Hi, this is probably a stupid question, but, I have some real old 160 cbr mp3’s I ripped back in college (2001) from some of the guys I lived with, so the CDs ain’t available to me anymore, for some reason each track has a 10 to 15 second lead out (I think I was using Musicmatch jukebox to rip back then!), which ruins the albums flow, I want to cut off 10 seconds or so from each track, I was wondering if I import said mp3 into audacity and cut the track and then export at 320 kbps will the information be degraded, as the original mp3 is 160 kbps I’m speculating that audacity would not discard any of the information on re-encoding??, I don’t expect a 160 mp3 to sound like a 320, more like will my new 320 sound as good as the old 160? Or is it inevitable that a re-encode will lose data? Thanks for any response
Actually, that’s one of the recommended ways to export an MP3 show that was cut from another MP3 show. You can’t ever go back down to the original tiny filesizes you had before and you’re stuck with what compression bubbling and honking you had before.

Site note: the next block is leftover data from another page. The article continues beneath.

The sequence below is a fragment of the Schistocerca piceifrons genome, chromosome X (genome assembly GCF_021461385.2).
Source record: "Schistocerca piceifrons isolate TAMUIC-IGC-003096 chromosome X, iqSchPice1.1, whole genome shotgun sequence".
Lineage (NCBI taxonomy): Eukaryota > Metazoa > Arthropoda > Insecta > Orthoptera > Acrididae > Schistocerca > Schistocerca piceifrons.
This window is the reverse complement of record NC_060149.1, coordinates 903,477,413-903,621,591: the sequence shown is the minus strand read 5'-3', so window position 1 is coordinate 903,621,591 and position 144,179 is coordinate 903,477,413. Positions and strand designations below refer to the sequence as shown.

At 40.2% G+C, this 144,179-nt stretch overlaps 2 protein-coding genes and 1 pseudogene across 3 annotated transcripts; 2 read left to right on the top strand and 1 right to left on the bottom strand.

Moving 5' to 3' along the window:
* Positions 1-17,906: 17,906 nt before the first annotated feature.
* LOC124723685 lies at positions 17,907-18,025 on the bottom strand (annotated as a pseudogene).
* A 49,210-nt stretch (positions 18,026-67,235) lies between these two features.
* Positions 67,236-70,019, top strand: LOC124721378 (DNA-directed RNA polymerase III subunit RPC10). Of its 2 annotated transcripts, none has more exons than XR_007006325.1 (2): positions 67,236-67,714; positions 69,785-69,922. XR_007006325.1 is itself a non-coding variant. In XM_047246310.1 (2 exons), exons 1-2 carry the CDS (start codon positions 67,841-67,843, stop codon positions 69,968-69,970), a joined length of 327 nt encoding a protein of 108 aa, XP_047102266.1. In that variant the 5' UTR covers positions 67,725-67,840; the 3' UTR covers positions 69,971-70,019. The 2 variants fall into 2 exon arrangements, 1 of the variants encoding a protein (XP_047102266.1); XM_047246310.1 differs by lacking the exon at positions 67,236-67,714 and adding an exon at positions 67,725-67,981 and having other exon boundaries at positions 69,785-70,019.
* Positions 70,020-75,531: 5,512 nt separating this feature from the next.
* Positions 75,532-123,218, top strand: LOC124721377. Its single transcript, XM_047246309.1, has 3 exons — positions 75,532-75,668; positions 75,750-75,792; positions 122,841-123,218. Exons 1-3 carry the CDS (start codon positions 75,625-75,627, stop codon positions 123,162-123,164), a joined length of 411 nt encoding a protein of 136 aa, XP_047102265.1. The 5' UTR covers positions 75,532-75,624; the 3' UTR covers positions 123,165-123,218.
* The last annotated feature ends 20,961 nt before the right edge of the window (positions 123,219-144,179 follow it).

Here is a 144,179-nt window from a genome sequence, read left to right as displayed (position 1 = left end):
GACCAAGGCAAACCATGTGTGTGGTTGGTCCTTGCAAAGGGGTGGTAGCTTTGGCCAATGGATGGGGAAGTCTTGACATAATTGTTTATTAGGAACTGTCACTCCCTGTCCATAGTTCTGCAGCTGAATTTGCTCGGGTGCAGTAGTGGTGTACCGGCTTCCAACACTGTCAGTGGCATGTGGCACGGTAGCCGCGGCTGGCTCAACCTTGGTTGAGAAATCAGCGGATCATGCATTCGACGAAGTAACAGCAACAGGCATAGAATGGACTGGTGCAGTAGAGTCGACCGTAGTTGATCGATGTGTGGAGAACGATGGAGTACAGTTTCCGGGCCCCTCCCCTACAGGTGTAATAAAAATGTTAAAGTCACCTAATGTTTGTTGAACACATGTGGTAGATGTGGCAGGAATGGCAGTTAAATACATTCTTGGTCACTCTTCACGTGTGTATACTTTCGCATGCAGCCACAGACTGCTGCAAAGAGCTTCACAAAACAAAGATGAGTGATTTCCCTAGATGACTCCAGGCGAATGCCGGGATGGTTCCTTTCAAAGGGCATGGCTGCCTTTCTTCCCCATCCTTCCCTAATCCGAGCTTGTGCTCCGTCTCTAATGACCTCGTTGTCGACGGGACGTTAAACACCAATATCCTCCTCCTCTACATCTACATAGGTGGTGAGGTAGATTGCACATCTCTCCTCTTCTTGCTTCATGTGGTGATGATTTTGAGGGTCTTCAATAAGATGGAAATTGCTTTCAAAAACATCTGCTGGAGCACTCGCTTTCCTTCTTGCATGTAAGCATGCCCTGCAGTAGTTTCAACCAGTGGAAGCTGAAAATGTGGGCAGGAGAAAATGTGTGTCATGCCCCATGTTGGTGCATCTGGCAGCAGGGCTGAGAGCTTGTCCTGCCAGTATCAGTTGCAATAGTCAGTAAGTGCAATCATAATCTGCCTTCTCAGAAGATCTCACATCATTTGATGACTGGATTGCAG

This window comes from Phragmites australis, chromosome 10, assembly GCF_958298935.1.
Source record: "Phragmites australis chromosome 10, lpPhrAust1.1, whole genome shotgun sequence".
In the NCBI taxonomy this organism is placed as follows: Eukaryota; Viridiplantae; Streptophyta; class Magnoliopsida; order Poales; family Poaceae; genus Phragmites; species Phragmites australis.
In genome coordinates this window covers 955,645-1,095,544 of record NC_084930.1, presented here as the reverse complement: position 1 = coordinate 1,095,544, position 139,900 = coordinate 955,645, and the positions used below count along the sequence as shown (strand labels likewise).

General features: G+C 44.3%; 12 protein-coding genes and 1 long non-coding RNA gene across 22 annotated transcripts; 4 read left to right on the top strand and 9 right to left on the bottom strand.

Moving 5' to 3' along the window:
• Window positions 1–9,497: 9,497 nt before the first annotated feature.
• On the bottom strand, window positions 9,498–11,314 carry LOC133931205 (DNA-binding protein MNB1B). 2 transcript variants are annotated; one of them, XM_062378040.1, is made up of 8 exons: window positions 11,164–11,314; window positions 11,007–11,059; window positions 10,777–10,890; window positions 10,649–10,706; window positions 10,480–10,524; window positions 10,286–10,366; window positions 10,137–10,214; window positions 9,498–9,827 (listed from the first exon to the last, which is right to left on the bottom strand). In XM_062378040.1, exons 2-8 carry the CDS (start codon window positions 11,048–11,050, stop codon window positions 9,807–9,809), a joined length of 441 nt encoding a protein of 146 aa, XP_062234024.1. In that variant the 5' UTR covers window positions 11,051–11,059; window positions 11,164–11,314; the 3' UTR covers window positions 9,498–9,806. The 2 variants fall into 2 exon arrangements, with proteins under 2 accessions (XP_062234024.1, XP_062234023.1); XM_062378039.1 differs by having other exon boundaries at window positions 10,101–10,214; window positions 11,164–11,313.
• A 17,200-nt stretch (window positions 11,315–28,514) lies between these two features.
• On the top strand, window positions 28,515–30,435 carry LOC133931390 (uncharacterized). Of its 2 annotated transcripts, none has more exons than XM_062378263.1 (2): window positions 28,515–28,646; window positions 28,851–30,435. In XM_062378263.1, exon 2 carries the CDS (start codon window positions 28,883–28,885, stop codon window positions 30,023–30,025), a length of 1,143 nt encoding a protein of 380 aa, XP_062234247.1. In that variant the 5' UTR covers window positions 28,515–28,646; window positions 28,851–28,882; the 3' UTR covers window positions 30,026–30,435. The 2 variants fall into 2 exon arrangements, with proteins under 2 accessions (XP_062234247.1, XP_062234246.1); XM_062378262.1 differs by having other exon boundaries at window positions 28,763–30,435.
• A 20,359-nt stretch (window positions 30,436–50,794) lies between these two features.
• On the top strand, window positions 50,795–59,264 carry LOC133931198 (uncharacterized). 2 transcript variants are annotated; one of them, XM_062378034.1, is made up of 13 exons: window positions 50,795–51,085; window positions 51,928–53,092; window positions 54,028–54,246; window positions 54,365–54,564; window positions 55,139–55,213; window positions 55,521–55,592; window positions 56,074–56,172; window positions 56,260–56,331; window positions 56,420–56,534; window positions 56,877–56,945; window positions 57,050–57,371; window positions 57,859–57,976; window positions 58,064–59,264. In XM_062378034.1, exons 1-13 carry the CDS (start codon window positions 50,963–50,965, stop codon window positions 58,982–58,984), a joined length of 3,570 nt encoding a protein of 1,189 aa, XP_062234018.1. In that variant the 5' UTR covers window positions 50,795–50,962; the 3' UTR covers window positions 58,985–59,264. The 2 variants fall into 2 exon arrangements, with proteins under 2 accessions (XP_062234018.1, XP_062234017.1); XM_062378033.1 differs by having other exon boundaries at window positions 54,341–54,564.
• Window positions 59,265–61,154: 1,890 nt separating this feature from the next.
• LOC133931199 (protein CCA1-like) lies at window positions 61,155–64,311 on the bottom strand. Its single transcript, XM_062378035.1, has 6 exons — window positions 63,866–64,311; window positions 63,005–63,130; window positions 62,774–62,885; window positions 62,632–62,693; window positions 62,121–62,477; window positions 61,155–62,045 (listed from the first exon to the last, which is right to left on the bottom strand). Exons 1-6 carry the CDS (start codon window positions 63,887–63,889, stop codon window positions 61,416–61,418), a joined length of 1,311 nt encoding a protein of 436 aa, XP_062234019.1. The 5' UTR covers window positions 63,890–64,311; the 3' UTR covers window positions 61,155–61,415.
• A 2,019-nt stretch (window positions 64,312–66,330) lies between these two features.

Please also note that MP3 is a video format. It’s full family name is MPEG 1, Layer 3 and it tends to pay attention to television frame boundaries. “How come I can’t get my tracks to match exactly? There’s always a little gap between songs.”
Yes. There is. Never do production in MP3.
If you’re doing straight cutting, you may not need Audacity at all. There are editors that don’t damage the original compression, they edit the file directly. They tend to have very simple tools. They might be perfect for you.
There may be others,
Encoding to MP3 always loses some sound quality. High bit rates minimise the loss.
As Koz wrote, programs like MP3splt can perform simple edits without decoding the MP3 so they do not need to re-encode, so no additional loss of sound quality.
Thanks for replying guys, I couldn’t figure out how to use MP3splt, if it ain’t a .dmg I’m useless, I went ahead and tried re-encoding the 160 at 320, and I couldn’t tell the difference in sound quality, so I’m kind of happy enough, but have another question… again I’m fairly technically ignorant, but if I convert a 160 kbps Mp3 to WAV or AIFF, is there a loss of information? Then re-encode to MP3? again I’m not in any way expecting any improvement whatsoever, just trying to figure the possibilities of editing with existing mp3’s which whilst are relatively low bit rates are fine, barring the strange excessive gaps, which seem to all come from a specific period of time so there must have been some setting on the program I was using to rip, anyway, thanks again for replying